The iterative way of working allows you to verify the project while new features of the app are built. Developers send in new builds (app versions), thanks to which the client can check them on the spot and suggest changes. Testing an iOS app is possible thanks to e.g. Fabric, a tool letting you share apps outside App Store.
We’ve noticed that just installing an iOS app via Fabric can create problems and questions from the client. Therefore, we decided to break the process down to the basics and see where the trouble spots are. To our surprise, it turned out that the doubts appear at many stages, and overcoming them has a lot to do with being proficient in using the platform. So, today we’re going to show them one by one, to clear out any ambiguities.
The process begins with the developer adding the app to Fabric, and the client receives an invitation email to test it. After installing it, the information about each next build is sent via email. In the email, there’s a button which directs the user to the Beta system, which enables them to download the newly tested app version. Additionally, information about next builds shows up both in Beta and within the test app. It happens that the process has bugs. Below is the diagram and installation cases that the client may stumble on.
The graphic above only shows the main pillars which you can break further into more detailed elements. Installing new versions itself can be done in Beta or in the test app.
The diagram above shows that there are 3 ways to notify the client about the possibility of installing the newest version:
From the email, the user is redirected to Beta, where they can download the newest app version. Inside Beta, there’s also information about the update of the last version, which they can click on and start updating. Thus, the first two ways lead to installation via Beta. The third way of informing the user lets them install the update straight from their app. Here, the notifications don’t always show, which comes from an error in Fabric. It means that even though the developer has updated the app version, there’s no information about it in the app. The new version can be installed after the notification pops up. If it doesn’t, we have three options:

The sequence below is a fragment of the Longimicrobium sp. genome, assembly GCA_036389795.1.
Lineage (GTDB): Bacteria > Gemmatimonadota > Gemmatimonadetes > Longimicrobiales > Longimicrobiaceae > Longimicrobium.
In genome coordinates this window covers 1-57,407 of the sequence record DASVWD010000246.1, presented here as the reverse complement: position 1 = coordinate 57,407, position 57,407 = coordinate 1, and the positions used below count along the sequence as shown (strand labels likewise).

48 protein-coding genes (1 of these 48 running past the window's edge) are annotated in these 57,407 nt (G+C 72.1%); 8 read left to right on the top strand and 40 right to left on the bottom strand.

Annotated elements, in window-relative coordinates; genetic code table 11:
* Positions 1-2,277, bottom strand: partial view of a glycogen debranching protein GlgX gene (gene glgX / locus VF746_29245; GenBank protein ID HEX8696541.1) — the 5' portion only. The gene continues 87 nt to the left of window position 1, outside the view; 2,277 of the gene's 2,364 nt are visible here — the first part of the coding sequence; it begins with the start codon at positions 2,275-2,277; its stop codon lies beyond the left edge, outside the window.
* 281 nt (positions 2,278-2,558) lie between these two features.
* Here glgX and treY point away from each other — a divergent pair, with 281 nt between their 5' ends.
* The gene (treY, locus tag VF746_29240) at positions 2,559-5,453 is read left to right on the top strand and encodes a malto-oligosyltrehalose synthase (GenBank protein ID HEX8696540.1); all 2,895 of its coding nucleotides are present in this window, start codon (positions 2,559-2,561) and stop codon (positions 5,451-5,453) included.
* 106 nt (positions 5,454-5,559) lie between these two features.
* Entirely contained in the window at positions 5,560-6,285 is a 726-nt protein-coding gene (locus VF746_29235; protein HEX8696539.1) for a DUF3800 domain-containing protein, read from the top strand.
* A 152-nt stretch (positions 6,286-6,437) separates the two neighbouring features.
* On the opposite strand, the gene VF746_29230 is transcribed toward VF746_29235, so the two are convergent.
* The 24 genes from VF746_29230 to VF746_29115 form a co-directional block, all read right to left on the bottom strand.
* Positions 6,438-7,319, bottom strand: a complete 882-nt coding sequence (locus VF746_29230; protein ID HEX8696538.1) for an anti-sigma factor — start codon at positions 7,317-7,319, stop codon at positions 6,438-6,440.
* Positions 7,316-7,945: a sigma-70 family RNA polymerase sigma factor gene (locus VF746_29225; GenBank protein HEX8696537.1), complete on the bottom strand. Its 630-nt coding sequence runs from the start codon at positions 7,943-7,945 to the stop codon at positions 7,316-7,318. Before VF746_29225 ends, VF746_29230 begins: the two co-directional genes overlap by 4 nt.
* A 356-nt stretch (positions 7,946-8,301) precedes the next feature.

The problem occurs at the moment of the first test app installation on a given device. That’s because it works in a different way – it first installs “Crashlytics profile”, i.e. a certificate needed to send test apps outside App Store. It is a sort of a security measure. Simply speaking, Crashlytics enables you to install apps that are unauthorized by App Store via Fabric. The certificate is assigned to a particular device, so the installation is required only once. The certificate can be viewed in Settings>General>Profile.
At the same time, Beta is being installed – it’s a Safari shortcut, in which you can view the app versions and installation history. Are you lost?
No problem – the clip below will guide you through the first installation step-by-step.
A very important step in the clip is to go to the Safari browser. When you use an outside app, like e.g. Gmail, which opens websites within its environment, you have to go to the native Safari browser. Directing within a mail app will block further installation. That’s why on the screen where you type in our email, or after it, you must click on the Safari icon in the right bottom corner and load the browser to the native version. Some mail apps direct you straight away – then, the only solution is to click on the “Next” button and go through the next steps of the installation instruction (you won’t see the Safari icon in the right bottom corner).
After accepting the email and assigning the Crashlytics profile to the device, the developer receives information that the user can install the test app. They then send another email to the client, from which the client can start installing the test app.
When we recorded this clip, an unexpected error occurred – the screen prompting to install Crashlytics showed twice, so we canceled this step. Only after this, did the final screen show and confirmed that the device had been added. We decided to cut this moment out and show the right path, which should display to the user.
With further updates, the user will receive emails or notifications after entering the test app. In our case – when the new app version was uploading on Fabric, we had Safari working in background, so the notification didn’t show automatically. It displayed only after refreshing the browser.
During the installation, there can be errors both on the user’s and Fabric’s end. In the first case, we can proceed using the instructions above, in the second – go through the process once again or wait till the problems are gone.
Errors in Fabric can occur not only during sending of updates on new versions, but also during the installation process itself. Sometimes when you enter the app, there’s no notification about the new version, which can mean that there’s no reaction from Fabric. You also might want to check if the app isn’t working in the background – then we close it and launch again (as described in the previous paragraph). Moreover, when you try to install the app, you can see the “Download problem detected” message. You need to close the test app and try again. The installation process itself can also fail. Then, the only solution is to try again or wait.
In simplest terms, whenever there are updates, you can check email, test app, or Beta, where you’ll find the information about all tested apps and their versions. You need to check how you launch your browser (from which level), if your account has already been assigned to a Fabric account from the company in question, or if the app is working in the background. That’s why you need to pay attention to the details and, most importantly, check your email with the most recent information.